Throughout this conversation, we’ve focused on evaluating women for causes of infertility. But a semen analysis is a critical component of this overall study and should be done before prescribing any treatments. One-third of infertility cases relate to the male partner, another one-third involve the female partner, and the remaining third is either inexplicable or involves both partners.
Even when a fertility concern is identified in a female partner, the male should still undergo a semen analysis. This is commonly referred to as a sperm count but involves much more. If a defect is found in any of the following categories, therapy can be immediately administered to help resolve infertility:
- Semen ejaculate volume
- Total sperm number
- Sperm concentration and motility
- Viability (percentage of live sperm)
- Morphology (shape of sperm cells)
- Semen pH
Various blood tests can also be run on men and women to measure testosterone, progesterone, and estrogen – among other hormones. Women who have experienced two or more miscarriages may need additional tests to look for a lupus anticoagulant and/or anti-cardiolipin antibody.
Finally, a laparoscopy can help identify possible causes of infertility. This surgical procedure is usually performed as the last step in an infertility evaluation and involves inserting a fiber-optic tube attached to a light and video camera through incisions in the belly button. The process takes between 30 and 45 minutes and, as the surgeon sees the interior of your pelvic cavity on a video screen, he or she looks for signs of :
- Ovarian and uterine abnormalities
- Scar tissue
- Blocked fallopian tubes
- Fibroid tumors
The Potential for Correction
In some cases, any concerns detected can be corrected during the procedure. For instance, the surgeon can instantly remove fibroids, scar tissue, or endometrial tissue implanted incorrectly outside the uterus. Once the procedure is complete, incisions are closed with a few stitches and a re-evaluation is scheduled for a later date.
It’s important to remember infertility is not a disease. Nor is it a hopeless situation. People in nearly all cultures and societies experience infertility, a concern that affects up to 15% of couples of reproductive age. The number of couples seeking treatment for infertility has risen dramatically in recent years because of factors like:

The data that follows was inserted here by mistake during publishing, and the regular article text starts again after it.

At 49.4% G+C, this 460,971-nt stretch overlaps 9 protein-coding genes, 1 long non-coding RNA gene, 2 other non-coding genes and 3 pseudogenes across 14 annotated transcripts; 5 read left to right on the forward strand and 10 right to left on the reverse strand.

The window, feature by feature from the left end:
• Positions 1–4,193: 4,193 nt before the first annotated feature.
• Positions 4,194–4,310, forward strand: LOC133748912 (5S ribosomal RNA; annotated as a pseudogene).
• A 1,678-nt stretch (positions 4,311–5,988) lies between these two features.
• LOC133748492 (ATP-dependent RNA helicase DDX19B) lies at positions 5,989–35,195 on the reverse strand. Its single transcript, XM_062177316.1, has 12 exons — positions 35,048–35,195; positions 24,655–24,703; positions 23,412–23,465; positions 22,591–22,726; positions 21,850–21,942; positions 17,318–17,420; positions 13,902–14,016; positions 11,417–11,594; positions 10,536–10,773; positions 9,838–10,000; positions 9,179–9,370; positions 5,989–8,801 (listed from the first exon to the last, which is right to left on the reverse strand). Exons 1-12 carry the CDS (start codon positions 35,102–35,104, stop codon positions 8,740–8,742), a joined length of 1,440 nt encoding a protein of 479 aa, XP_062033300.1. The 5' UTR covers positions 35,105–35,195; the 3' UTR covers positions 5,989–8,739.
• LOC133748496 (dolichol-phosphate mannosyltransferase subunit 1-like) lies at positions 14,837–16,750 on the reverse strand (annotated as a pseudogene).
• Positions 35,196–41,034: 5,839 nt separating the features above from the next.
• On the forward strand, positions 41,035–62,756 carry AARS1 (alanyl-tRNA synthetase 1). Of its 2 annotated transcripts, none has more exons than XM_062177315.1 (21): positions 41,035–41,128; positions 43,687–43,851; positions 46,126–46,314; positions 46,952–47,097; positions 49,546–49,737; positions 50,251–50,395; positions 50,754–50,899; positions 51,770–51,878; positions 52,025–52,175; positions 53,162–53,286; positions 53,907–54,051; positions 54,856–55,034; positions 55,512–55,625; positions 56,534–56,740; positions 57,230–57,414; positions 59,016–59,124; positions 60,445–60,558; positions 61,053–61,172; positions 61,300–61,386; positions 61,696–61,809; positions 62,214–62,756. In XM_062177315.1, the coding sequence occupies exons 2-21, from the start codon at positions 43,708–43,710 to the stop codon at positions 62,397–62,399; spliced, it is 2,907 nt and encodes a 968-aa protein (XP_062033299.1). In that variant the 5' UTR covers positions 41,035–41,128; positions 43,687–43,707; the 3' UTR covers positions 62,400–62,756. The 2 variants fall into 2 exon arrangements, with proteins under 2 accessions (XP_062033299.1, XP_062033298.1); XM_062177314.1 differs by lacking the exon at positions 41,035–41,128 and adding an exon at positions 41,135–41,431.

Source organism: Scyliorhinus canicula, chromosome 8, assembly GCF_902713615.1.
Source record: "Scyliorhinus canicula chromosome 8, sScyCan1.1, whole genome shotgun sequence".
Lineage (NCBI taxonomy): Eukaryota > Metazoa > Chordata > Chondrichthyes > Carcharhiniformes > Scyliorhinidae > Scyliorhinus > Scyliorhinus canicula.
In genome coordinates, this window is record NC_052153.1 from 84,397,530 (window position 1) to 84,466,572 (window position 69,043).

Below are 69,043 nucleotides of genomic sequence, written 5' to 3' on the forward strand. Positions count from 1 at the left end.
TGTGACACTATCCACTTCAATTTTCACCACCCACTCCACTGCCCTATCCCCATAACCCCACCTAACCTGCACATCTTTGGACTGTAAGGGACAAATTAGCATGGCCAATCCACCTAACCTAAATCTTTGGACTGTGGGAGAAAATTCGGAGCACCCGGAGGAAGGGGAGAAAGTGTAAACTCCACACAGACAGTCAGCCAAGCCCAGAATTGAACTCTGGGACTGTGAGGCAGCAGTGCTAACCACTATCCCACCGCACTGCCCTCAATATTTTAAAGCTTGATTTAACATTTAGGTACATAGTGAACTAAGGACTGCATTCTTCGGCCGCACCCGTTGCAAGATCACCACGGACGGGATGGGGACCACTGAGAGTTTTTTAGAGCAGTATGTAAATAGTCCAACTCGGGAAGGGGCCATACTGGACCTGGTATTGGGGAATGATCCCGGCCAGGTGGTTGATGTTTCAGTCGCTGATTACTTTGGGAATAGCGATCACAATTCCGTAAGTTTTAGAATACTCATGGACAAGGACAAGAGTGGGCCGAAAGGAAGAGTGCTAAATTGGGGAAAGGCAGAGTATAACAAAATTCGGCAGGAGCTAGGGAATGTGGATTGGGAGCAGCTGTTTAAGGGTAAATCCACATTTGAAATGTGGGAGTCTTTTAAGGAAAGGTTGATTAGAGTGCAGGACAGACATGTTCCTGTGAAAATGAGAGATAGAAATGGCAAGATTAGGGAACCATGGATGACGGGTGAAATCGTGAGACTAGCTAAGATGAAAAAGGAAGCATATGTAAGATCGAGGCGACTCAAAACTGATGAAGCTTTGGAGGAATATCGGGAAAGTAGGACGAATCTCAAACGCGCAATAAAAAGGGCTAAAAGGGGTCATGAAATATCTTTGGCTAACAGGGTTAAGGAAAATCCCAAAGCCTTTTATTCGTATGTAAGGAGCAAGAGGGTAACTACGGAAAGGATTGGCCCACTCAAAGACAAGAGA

- Waiting until later in life to have children
- Development of new treatment techniques
- Increased awareness of available services
We’ve also gathered more information on the psychological impacts of infertility, which include social isolation, sexual dysfunction, marital issues, anxiety, depression, and anger. While many people associate these emotions with women, they’re experienced equally by men. Both also undergo a lost sense of identity and actually feel incompetent because, as everyone around them seemingly becomes pregnant, they cannot.
Thanks to technology, hormone imbalances, a lack of ovulation, and low sperm counts are no longer the end of the story. Fertility treatments are numerous and diverse, allowing you and a member of our staff to choose the one that best meets your needs. Sometimes, only the male or female needs treatment, while other cases require both partners to use a combination of treatments together.
It’s true that medications can be administered to correct hormone imbalances and encourage ovulation. When needed, these can be combined with minor surgical procedures. Intrauterine insemination (IUI) and in vitro fertilization (IVF) are additional options that can be explored.
IUI essentially gives sperm a head start by placing them directly inside a woman’s uterus. This eases the processes of fertilization and increases the number of sperm that make it to the fallopian tubes. A sperm must still, however, fertilize an egg on its own. IUI works well with:
- Decreased sperm mobility or low sperm counts
- Unexplained infertility
- Ejaculation dysfunction
- A hostile cervical condition
- Cervical scar tissue
In Vitro Fertilization
IVF, like IUI, is a component of assisted reproductive technology (ART). With this treatment, eggs are extracted and a sperm sample retrieved; an egg and sperm are then manually combined in a laboratory dish. The resulting embryo is transferred to the uterus for implantation. With refined techniques and more experienced providers, IVF is becoming increasingly successful in helping couples become pregnant.
Once more, IVF can be a great option in cases of unexplained infertility. It can also help overcome:
- Blocked or damaged fallopian tubes
- Ovulation disorders or failure
- Uterine fibroids
- Male infertility
- Genetic disorders
Donor sperm and donor eggs can also be used, especially for same-sex couples or single people who want a baby. Gestational carriers and cryopreservation (freezing eggs, sperm, or embryos) provide additional options. The best way to explore infertility treatments is by speaking to a member of our staff. We’ll need to first conduct the infertility evaluation, but from there, we’ll explore ways to help you realize your dreams of becoming parents.
A Caring and Gentle Environment
We understand that having a family is a priority for you and your partner. That’s why we’ve created a caring, gentle environment in which you can freely discuss concerns and ask questions. A number of tests exist to help us pinpoint infertility causes, and treatment options have only become more sophisticated with time. Schedule your consultation today by calling Aurora OB-GYN in San Antonio, TX.